De Lange notes that his coworkers have been active on the island. Near the original tree, Janeen Collings, a botanist with the Department of Conservation, planted many cuttings, some of which have flourished and, with her assistance, produced fruit. While the majority of the mature fruit was presumably eaten by birds, de Lange notes that part of the fruit was obtained and planted in the field. The seedlings developed, but sadly they perished after only a year. Her work is “amazing to say the least,” according to de Lange, despite the fact that the islands are practically unreachable, expensive to travel to, and you need to visit three to four times a year to accomplish this type of work.

The sole remaining Pennantia baylisiana tree in the wild Tony Silbery took the image. With permission used.

The author(s)’ opinions are their own, and they may not represent Scientific American’s.

What is the lifespan of a dragon tree?

slow-growing and successful The dragon tree, or Dracaena draco, is an elegant evergreen with massive limbs and rigid but flexible leaves. The thick, swelling, cylindrical trunk is sparsely branched and splits into strong, upright arms with terminal rosettes of sword-shaped, blue-green leaves that can grow up to 2 feet long (60 cm). The bark of this tree first appears smooth and gray before becoming scaly with horizontal red stripes, serving as a warning that when the bark is scraped or wounded, the tree spills crimson sap. This sap, which is compared to the blood of dragons (the Greek word for dragon is Dracaena), is used as a lacquer for violins and other fine wood. On established plants, panicles of greenish-white flowers start to bloom in the early summer. The orange berries come next. This highly ornamental tree doesn’t start branching until after its first bloom, which typically happens after a few decades of growth.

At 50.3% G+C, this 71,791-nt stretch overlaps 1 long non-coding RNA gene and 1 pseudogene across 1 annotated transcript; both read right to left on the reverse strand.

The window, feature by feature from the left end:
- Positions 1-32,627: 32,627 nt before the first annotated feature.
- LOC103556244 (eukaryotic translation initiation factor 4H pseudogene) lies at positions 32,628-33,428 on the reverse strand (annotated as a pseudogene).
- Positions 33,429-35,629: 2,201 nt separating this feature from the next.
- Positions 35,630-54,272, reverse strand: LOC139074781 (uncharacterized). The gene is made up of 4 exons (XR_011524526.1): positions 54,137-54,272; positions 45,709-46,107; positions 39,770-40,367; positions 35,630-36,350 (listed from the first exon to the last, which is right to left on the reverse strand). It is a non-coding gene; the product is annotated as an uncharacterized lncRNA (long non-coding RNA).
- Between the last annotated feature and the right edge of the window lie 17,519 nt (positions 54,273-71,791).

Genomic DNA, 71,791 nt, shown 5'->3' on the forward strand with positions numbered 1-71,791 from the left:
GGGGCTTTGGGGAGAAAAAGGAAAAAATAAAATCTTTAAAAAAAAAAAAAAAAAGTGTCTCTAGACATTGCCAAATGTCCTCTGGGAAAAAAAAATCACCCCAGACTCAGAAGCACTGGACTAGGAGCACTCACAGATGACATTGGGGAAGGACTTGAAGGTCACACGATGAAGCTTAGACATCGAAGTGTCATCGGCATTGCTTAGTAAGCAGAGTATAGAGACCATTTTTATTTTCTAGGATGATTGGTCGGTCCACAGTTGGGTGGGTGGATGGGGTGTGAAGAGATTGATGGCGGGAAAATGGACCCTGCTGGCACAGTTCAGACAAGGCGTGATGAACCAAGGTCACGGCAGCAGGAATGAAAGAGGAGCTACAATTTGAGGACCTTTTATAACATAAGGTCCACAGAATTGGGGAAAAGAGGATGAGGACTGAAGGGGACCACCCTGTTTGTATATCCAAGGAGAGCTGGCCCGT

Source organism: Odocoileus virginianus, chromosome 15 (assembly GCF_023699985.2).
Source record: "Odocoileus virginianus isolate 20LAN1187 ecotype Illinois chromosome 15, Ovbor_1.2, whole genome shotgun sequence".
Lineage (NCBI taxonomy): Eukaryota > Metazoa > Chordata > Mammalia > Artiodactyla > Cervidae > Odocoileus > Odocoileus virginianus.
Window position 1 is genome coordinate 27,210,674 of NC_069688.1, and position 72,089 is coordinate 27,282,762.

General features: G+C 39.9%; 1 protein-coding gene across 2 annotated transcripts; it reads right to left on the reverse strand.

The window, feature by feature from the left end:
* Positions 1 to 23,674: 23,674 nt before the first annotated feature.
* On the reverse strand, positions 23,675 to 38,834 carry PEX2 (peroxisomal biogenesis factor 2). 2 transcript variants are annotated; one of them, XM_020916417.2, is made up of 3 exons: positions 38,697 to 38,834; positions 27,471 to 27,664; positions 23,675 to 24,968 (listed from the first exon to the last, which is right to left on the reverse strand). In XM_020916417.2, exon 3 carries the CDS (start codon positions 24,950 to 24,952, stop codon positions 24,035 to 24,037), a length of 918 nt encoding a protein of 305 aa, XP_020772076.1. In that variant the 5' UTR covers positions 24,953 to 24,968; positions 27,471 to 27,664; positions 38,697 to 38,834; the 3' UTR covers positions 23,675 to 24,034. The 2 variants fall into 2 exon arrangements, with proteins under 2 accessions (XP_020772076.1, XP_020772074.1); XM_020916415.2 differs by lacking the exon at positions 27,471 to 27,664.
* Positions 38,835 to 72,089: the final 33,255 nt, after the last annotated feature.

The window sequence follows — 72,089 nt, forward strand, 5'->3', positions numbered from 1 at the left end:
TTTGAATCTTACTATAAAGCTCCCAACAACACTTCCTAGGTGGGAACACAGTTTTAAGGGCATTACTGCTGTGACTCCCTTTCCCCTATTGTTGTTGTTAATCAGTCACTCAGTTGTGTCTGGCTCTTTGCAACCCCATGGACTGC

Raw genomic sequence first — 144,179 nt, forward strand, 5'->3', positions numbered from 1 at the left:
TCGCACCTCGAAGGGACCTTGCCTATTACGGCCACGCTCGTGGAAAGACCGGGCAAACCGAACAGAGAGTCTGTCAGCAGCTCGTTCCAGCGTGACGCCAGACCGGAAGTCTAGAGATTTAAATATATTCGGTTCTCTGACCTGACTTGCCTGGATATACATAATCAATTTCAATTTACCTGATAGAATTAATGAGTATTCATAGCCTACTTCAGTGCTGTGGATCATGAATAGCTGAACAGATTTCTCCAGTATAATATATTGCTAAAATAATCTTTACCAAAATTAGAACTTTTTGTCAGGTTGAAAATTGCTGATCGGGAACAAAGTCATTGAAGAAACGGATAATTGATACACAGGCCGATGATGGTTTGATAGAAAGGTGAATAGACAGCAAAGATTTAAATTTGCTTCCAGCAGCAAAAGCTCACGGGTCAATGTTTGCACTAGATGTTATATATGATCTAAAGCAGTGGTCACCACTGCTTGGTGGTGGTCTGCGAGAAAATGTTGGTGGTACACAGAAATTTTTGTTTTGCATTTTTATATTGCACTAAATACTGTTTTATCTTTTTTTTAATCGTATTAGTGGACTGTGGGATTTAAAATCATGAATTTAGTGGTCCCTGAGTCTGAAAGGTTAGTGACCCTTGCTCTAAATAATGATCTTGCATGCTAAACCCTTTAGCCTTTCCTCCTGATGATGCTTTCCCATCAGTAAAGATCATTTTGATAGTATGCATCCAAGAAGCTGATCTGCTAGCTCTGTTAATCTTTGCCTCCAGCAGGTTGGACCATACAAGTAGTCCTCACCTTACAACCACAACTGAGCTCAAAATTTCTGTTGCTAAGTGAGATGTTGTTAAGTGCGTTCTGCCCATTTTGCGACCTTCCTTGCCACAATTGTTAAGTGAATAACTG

The dragon tree has a very long lifespan; some Canary Islands specimens are thought to be over a thousand years old. The Dragon Tree creates a striking focal point in the environment with its lovely umbrella form and palm-like look. Given that it can withstand storms, salt spray, and saline soils, it is an excellent choice for coastal settings.

  • Winner of the esteemed Royal Horticultural Society’s Award of Garden Merit
  • generally grows erect and reaches heights and widths of 15 to 25 feet (4.5-7.5 m). This succulent tree is frequently grown inside. But it will develop into a large and broad tree that can reach a height of 50 feet when planted in the ground in climates with little to no frost (15 m).